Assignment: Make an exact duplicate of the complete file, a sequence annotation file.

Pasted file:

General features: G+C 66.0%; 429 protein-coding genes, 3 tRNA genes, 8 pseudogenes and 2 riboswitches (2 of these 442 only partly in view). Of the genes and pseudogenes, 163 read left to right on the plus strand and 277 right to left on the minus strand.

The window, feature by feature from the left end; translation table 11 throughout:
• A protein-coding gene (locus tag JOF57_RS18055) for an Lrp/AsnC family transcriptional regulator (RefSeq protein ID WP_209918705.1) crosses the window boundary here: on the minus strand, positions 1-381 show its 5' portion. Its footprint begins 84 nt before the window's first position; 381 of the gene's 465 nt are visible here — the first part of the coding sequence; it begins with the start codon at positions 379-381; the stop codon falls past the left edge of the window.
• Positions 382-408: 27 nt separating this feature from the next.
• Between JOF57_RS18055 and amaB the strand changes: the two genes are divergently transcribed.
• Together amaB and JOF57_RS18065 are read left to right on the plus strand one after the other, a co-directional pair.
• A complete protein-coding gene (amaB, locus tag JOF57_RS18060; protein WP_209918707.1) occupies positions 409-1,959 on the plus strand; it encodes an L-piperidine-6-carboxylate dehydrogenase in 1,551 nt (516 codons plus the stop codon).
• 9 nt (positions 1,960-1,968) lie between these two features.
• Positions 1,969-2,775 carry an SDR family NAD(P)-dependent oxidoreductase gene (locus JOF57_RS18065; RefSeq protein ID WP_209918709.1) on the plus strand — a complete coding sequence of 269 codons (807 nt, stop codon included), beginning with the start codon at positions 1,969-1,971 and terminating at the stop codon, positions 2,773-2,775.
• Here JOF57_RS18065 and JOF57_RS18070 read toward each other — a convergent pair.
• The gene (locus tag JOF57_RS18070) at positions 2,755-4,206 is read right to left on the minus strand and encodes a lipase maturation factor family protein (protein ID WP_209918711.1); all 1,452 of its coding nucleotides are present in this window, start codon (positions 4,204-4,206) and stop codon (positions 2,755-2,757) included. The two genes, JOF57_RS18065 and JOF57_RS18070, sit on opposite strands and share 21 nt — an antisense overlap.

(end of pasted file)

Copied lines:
General features: G+C 66.0%; 429 protein-coding genes, 3 tRNA genes, 8 pseudogenes and 2 riboswitches (2 of these 442 only partly in view). Of the genes and pseudogenes, 163 read left to right on the plus strand and 277 right to left on the minus strand.

The window, feature by feature from the left end; translation table 11 throughout:
• A protein-coding gene (locus tag JOF57_RS18055) for an Lrp/AsnC family transcriptional regulator (RefSeq protein ID WP_209918705.1) crosses the window boundary here: on the minus strand, positions 1-381 show its 5' portion. Its footprint begins 84 nt before the window's first position; 381 of the gene's 465 nt are visible here — the first part of the coding sequence; it begins with the start codon at positions 379-381; the stop codon falls past the left edge of the window.
• Positions 382-408: 27 nt separating this feature from the next.
• Between JOF57_RS18055 and amaB the strand changes: the two genes are divergently transcribed.
• Together amaB and JOF57_RS18065 are read left to right on the plus strand one after the other, a co-directional pair.
• A complete protein-coding gene (amaB, locus tag JOF57_RS18060; protein WP_209918707.1) occupies positions 409-1,959 on the plus strand; it encodes an L-piperidine-6-carboxylate dehydrogenase in 1,551 nt (516 codons plus the stop codon).
• 9 nt (positions 1,960-1,968) lie between these two features.
• Positions 1,969-2,775 carry an SDR family NAD(P)-dependent oxidoreductase gene (locus JOF57_RS18065; RefSeq protein ID WP_209918709.1) on the plus strand — a complete coding sequence of 269 codons (807 nt, stop codon included), beginning with the start codon at positions 1,969-1,971 and terminating at the stop codon, positions 2,773-2,775.
• Here JOF57_RS18065 and JOF57_RS18070 read toward each other — a convergent pair.
• The gene (locus tag JOF57_RS18070) at positions 2,755-4,206 is read right to left on the minus strand and encodes a lipase maturation factor family protein (protein ID WP_209918711.1); all 1,452 of its coding nucleotides are present in this window, start codon (positions 4,204-4,206) and stop codon (positions 2,755-2,757) included. The two genes, JOF57_RS18065 and JOF57_RS18070, sit on opposite strands and share 21 nt — an antisense overlap.